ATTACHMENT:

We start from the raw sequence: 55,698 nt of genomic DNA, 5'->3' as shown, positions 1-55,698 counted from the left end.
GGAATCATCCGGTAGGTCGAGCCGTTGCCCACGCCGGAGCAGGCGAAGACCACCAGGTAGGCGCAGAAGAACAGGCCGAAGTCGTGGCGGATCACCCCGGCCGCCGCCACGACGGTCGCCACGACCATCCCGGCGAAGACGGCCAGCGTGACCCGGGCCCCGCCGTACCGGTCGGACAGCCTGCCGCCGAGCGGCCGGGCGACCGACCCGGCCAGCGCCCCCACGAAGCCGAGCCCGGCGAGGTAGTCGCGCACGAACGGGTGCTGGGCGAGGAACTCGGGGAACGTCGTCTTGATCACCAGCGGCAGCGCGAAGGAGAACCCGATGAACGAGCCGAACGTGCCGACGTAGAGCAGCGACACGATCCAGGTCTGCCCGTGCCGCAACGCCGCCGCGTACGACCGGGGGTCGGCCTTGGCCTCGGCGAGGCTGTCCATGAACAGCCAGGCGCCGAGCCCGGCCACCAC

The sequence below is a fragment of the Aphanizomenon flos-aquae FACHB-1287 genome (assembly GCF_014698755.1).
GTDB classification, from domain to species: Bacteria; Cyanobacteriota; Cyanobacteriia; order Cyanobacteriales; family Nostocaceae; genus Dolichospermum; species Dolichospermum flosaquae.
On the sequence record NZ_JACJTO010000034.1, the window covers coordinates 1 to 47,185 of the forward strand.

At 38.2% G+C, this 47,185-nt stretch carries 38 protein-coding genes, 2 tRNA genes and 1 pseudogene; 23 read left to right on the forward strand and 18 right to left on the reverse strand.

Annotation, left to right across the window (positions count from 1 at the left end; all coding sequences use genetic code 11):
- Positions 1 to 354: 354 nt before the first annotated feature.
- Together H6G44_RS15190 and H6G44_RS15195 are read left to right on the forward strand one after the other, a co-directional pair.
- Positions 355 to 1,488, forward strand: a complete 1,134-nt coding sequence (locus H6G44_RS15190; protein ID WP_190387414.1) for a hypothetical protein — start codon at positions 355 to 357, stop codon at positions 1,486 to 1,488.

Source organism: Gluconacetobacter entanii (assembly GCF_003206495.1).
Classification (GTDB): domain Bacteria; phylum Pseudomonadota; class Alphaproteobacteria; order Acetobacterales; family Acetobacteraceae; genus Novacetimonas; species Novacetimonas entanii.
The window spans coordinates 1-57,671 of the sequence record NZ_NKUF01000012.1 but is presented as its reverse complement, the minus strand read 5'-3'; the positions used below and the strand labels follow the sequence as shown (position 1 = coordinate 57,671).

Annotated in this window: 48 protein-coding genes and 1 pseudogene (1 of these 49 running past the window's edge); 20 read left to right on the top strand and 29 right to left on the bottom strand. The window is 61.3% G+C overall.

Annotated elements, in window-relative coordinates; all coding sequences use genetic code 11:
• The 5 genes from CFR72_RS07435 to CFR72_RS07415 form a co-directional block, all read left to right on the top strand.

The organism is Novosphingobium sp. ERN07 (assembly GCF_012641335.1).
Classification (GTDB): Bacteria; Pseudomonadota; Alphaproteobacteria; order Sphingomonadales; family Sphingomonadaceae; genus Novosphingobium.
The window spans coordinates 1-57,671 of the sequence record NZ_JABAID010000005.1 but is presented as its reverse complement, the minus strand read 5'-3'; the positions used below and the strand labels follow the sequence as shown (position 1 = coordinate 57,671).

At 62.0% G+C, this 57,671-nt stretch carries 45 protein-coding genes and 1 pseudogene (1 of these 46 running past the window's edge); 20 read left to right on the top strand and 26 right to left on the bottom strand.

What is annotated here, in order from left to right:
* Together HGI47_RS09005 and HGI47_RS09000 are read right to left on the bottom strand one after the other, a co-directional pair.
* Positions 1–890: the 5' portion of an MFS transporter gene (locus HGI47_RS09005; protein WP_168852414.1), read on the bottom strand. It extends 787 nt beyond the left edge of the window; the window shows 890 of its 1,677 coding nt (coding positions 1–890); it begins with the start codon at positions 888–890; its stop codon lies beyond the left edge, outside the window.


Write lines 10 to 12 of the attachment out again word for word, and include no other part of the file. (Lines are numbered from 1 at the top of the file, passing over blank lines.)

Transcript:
- Positions 355 to 1,488, forward strand: a complete 1,134-nt coding sequence (locus H6G44_RS15190; protein ID WP_190387414.1) for a hypothetical protein — start codon at positions 355 to 357, stop codon at positions 1,486 to 1,488.

Source organism: Gluconacetobacter entanii (assembly GCF_003206495.1).
Classification (GTDB): domain Bacteria; phylum Pseudomonadota; class Alphaproteobacteria; order Acetobacterales; family Acetobacteraceae; genus Novacetimonas; species Novacetimonas entanii.